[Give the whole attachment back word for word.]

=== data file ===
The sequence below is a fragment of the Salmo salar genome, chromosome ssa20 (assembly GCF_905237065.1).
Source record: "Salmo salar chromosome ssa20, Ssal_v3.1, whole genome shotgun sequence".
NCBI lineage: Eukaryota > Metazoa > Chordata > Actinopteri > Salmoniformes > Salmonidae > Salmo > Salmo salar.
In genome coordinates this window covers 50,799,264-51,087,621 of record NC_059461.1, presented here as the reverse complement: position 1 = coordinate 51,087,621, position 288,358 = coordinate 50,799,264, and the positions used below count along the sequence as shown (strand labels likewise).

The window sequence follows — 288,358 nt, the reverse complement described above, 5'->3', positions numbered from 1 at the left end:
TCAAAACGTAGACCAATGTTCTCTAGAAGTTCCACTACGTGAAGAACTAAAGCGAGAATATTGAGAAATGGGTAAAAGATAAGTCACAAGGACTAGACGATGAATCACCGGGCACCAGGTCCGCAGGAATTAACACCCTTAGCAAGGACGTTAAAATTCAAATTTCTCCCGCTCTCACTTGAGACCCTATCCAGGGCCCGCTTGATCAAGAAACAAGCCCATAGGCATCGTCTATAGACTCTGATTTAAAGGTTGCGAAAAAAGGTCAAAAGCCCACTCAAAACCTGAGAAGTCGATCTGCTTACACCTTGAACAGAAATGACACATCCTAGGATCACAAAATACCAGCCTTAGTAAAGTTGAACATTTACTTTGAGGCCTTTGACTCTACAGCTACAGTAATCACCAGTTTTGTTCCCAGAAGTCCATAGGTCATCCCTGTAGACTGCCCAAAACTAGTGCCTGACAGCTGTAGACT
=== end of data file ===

The sequence below is a fragment of the Salmo salar genome, chromosome ssa20 (assembly GCF_905237065.1).
Source record: "Salmo salar chromosome ssa20, Ssal_v3.1, whole genome shotgun sequence".
NCBI lineage: Eukaryota > Metazoa > Chordata > Actinopteri > Salmoniformes > Salmonidae > Salmo > Salmo salar.
In genome coordinates this window covers 50,799,264-51,087,621 of record NC_059461.1, presented here as the reverse complement: position 1 = coordinate 51,087,621, position 288,358 = coordinate 50,799,264, and the positions used below count along the sequence as shown (strand labels likewise).

The window sequence follows — 288,358 nt, the reverse complement described above, 5'->3', positions numbered from 1 at the left end:
TCAAAACGTAGACCAATGTTCTCTAGAAGTTCCACTACGTGAAGAACTAAAGCGAGAATATTGAGAAATGGGTAAAAGATAAGTCACAAGGACTAGACGATGAATCACCGGGCACCAGGTCCGCAGGAATTAACACCCTTAGCAAGGACGTTAAAATTCAAATTTCTCCCGCTCTCACTTGAGACCCTATCCAGGGCCCGCTTGATCAAGAAACAAGCCCATAGGCATCGTCTATAGACTCTGATTTAAAGGTTGCGAAAAAAGGTCAAAAGCCCACTCAAAACCTGAGAAGTCGATCTGCTTACACCTTGAACAGAAATGACACATCCTAGGATCACAAAATACCAGCCTTAGTAAAGTTGAACATTTACTTTGAGGCCTTTGACTCTACAGCTACAGTAATCACCAGTTTTGTTCCCAGAAGTCCATAGGTCATCCCTGTAGACTGCCCAAAACTAGTGCCTGACAGCTGTAGACT